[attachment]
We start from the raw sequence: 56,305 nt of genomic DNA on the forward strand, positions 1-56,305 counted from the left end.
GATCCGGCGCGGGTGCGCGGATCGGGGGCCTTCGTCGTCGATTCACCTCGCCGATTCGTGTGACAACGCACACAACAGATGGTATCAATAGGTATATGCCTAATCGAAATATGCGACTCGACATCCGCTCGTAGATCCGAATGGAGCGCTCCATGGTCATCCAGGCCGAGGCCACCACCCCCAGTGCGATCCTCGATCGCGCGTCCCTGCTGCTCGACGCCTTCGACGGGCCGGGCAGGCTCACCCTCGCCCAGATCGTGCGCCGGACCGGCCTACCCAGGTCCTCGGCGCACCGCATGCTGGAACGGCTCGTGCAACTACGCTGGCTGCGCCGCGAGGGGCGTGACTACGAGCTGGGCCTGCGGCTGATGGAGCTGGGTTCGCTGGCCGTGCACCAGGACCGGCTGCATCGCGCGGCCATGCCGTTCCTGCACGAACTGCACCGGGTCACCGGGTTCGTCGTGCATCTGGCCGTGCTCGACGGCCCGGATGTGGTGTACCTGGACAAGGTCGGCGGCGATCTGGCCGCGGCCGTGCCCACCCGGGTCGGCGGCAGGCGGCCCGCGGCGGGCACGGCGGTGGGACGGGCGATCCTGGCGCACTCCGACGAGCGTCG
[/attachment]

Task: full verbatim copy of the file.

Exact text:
We start from the raw sequence: 56,305 nt of genomic DNA on the forward strand, positions 1-56,305 counted from the left end.
GATCCGGCGCGGGTGCGCGGATCGGGGGCCTTCGTCGTCGATTCACCTCGCCGATTCGTGTGACAACGCACACAACAGATGGTATCAATAGGTATATGCCTAATCGAAATATGCGACTCGACATCCGCTCGTAGATCCGAATGGAGCGCTCCATGGTCATCCAGGCCGAGGCCACCACCCCCAGTGCGATCCTCGATCGCGCGTCCCTGCTGCTCGACGCCTTCGACGGGCCGGGCAGGCTCACCCTCGCCCAGATCGTGCGCCGGACCGGCCTACCCAGGTCCTCGGCGCACCGCATGCTGGAACGGCTCGTGCAACTACGCTGGCTGCGCCGCGAGGGGCGTGACTACGAGCTGGGCCTGCGGCTGATGGAGCTGGGTTCGCTGGCCGTGCACCAGGACCGGCTGCATCGCGCGGCCATGCCGTTCCTGCACGAACTGCACCGGGTCACCGGGTTCGTCGTGCATCTGGCCGTGCTCGACGGCCCGGATGTGGTGTACCTGGACAAGGTCGGCGGCGATCTGGCCGCGGCCGTGCCCACCCGGGTCGGCGGCAGGCGGCCCGCGGCGGGCACGGCGGTGGGACGGGCGATCCTGGCGCACTCCGACGAGCGTCG